History of the world World population from 10,000 BCE to 2,000 CE. The vertical (population) scale is logarithmic. The history of the world is the history of humanity, beginning with the Paleolithic Era. Distinct from the history of the Earth (which includes early geologic history and prehuman biological eras), world history comprises the study of archaeological and written records, from ancient times on. Outside the Old World, including ancient China and ancient India, historical timelines unfolded differently. Prehistory Early humans Genetic measurements indicate that the ape lineage which would lead to Homo sapiens diverged from the lineage that would lead to chimpanzees (the closest living relative of modern humans) around five million years ago. It is thought that the Australopithecine genus, which were likely the first apes to walk upright, eventually gave rise to genus Homo. Rise of civilization Ancient history Timeline Cradles of civilization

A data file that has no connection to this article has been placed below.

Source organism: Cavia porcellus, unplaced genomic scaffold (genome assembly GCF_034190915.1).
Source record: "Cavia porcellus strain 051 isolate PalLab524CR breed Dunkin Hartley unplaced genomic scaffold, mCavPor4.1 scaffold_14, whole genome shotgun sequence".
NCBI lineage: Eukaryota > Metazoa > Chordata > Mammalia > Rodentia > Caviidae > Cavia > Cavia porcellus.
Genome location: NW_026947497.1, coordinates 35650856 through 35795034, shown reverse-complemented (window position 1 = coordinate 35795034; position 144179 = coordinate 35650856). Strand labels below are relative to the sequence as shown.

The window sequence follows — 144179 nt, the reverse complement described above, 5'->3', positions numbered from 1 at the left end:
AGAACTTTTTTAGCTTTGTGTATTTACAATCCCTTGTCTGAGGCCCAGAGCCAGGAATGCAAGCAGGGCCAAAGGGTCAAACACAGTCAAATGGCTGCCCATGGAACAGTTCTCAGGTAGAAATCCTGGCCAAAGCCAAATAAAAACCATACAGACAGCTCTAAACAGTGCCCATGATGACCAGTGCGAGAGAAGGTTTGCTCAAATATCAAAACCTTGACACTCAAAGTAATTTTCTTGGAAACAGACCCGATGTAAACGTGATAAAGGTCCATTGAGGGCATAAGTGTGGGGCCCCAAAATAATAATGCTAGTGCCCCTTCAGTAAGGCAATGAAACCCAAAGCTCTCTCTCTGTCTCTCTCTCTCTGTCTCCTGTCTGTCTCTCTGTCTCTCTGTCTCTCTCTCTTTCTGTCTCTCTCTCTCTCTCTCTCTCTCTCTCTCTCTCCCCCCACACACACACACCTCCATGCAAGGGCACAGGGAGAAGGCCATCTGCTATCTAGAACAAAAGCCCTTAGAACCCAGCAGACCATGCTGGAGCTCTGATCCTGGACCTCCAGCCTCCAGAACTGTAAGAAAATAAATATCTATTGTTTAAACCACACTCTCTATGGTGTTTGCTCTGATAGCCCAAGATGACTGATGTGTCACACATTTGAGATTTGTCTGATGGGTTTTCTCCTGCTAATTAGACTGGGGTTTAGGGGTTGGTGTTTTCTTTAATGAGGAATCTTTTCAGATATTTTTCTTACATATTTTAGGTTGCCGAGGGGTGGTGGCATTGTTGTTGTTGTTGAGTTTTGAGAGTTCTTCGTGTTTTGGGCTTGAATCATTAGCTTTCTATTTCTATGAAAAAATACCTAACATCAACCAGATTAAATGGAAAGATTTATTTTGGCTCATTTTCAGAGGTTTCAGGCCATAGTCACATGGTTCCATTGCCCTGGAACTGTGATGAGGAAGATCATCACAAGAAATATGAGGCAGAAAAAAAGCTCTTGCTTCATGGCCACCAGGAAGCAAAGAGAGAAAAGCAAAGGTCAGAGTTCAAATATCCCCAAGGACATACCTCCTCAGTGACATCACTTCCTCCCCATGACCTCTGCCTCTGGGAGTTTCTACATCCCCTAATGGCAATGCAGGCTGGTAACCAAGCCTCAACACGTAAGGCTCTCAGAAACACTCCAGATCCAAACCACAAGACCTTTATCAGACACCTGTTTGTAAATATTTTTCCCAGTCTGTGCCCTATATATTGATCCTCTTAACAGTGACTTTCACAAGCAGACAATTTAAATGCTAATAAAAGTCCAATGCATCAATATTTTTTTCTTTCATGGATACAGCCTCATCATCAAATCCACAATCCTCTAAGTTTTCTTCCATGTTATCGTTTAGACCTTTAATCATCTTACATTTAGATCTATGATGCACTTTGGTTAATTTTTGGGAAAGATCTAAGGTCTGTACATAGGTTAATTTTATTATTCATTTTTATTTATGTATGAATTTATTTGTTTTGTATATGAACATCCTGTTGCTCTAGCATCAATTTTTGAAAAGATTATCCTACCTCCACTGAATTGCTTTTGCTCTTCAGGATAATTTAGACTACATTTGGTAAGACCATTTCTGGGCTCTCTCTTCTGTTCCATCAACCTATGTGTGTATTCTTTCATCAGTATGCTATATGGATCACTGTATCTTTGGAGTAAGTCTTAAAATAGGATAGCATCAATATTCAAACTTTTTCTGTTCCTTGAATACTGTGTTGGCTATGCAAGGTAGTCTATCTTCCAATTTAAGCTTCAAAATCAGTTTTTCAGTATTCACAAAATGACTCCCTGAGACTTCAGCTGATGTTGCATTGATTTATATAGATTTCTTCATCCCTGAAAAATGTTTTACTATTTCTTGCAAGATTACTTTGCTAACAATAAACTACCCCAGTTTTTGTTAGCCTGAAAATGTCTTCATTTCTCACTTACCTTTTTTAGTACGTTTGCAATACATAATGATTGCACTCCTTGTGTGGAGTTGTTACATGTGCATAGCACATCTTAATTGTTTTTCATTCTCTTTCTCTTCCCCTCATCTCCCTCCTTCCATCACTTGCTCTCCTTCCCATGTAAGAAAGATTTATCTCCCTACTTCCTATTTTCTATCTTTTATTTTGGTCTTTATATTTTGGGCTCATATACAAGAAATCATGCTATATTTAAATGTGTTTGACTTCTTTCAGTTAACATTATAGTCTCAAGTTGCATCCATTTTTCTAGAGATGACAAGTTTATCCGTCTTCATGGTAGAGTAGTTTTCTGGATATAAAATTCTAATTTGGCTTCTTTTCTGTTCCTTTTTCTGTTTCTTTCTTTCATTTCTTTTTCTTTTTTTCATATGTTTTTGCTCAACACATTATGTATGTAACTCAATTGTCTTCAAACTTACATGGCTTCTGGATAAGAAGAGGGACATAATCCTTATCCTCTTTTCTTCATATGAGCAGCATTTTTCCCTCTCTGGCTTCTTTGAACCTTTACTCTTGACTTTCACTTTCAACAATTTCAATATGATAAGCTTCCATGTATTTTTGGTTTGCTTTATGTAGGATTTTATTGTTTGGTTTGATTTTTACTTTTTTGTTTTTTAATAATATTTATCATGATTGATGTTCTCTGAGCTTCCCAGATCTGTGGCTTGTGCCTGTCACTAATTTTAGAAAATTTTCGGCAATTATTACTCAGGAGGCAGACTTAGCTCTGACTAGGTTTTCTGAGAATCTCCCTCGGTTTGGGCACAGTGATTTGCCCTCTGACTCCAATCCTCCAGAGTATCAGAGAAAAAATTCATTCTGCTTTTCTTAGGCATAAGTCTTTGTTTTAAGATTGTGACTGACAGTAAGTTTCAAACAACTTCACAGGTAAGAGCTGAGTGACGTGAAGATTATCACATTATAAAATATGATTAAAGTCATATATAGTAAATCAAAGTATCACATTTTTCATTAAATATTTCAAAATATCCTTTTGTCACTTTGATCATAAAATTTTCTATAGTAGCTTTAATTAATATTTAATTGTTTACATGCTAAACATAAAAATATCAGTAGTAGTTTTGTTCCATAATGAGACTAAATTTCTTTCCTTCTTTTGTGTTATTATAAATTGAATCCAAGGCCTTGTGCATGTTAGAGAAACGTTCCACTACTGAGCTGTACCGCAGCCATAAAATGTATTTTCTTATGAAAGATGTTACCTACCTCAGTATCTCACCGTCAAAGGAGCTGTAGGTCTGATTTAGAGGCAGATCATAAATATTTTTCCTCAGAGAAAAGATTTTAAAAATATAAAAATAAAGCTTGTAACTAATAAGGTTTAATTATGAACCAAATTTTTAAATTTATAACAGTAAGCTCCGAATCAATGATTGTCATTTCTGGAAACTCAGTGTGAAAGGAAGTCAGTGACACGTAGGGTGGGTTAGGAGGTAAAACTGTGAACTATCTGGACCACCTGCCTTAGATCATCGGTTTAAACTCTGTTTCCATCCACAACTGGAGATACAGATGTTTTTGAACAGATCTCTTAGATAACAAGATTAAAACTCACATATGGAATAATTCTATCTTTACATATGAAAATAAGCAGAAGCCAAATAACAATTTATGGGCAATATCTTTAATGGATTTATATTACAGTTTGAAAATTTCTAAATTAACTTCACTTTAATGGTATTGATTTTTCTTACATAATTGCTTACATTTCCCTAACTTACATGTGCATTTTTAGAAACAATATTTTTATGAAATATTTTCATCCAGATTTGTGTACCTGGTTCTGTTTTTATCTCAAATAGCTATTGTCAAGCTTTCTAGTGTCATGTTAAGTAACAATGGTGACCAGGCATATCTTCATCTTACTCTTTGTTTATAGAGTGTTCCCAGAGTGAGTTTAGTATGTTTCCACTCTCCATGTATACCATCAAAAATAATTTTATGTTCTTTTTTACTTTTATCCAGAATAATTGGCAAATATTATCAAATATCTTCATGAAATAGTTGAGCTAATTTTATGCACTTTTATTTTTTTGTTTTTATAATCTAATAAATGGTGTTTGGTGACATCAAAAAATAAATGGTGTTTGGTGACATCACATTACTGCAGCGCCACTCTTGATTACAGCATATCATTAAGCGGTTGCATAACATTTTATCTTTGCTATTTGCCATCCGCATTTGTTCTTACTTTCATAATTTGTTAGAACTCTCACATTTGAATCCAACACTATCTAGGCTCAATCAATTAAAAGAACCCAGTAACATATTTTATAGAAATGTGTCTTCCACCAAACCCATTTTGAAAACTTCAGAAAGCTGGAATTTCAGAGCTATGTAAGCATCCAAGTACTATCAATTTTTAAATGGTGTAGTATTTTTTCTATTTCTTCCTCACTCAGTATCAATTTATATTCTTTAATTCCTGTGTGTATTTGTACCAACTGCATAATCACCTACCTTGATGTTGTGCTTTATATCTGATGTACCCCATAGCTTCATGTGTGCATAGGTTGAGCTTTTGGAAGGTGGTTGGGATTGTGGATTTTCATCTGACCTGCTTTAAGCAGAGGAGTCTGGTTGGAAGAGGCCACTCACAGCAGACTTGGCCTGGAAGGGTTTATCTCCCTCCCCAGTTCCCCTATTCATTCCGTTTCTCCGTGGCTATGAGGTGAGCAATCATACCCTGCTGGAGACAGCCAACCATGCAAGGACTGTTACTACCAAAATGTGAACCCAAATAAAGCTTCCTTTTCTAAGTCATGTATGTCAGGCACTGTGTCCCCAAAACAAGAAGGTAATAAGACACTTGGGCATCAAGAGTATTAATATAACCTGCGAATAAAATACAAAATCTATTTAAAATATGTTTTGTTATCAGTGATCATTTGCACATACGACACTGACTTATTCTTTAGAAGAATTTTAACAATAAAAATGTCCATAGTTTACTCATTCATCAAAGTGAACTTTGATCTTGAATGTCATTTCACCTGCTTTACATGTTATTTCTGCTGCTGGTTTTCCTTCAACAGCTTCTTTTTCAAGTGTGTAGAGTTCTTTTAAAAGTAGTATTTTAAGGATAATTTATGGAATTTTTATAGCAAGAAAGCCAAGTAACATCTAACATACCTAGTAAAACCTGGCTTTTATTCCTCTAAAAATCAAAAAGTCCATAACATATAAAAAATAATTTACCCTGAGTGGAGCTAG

The Lost World of the Maya is Finally Emerging From the Jungle Thomas Garrison pauses in the middle of the jungle. “That’s the causeway right there,” he says, pointing into a random patch of greenery in the Guatemalan lowlands. I squint, trying to make out features in the tangled rainforest undergrowth. There’s a small lump, rising no more than a foot or two from the forest floor. The Ithaca College archaeologist has spotted the buried remnants of a Maya road, a ribbon of limestone that once cut through the wrinkled landscape. In the 1,000-plus years since the Maya society collapsed, the jungle has returned with a vengeance. Garrison, an expert at picking out buried structures, had walked right by this road for years, never knowing it was there. Lidar, which stands for light detection and ranging, bathes the jungle canopy in a stream of laser beams delivered from planes flying above. Back in camp, Garrison pulls up the data on his laptop. Peephole to Panorama Over a thousand years ago, the Maya dominated this environment.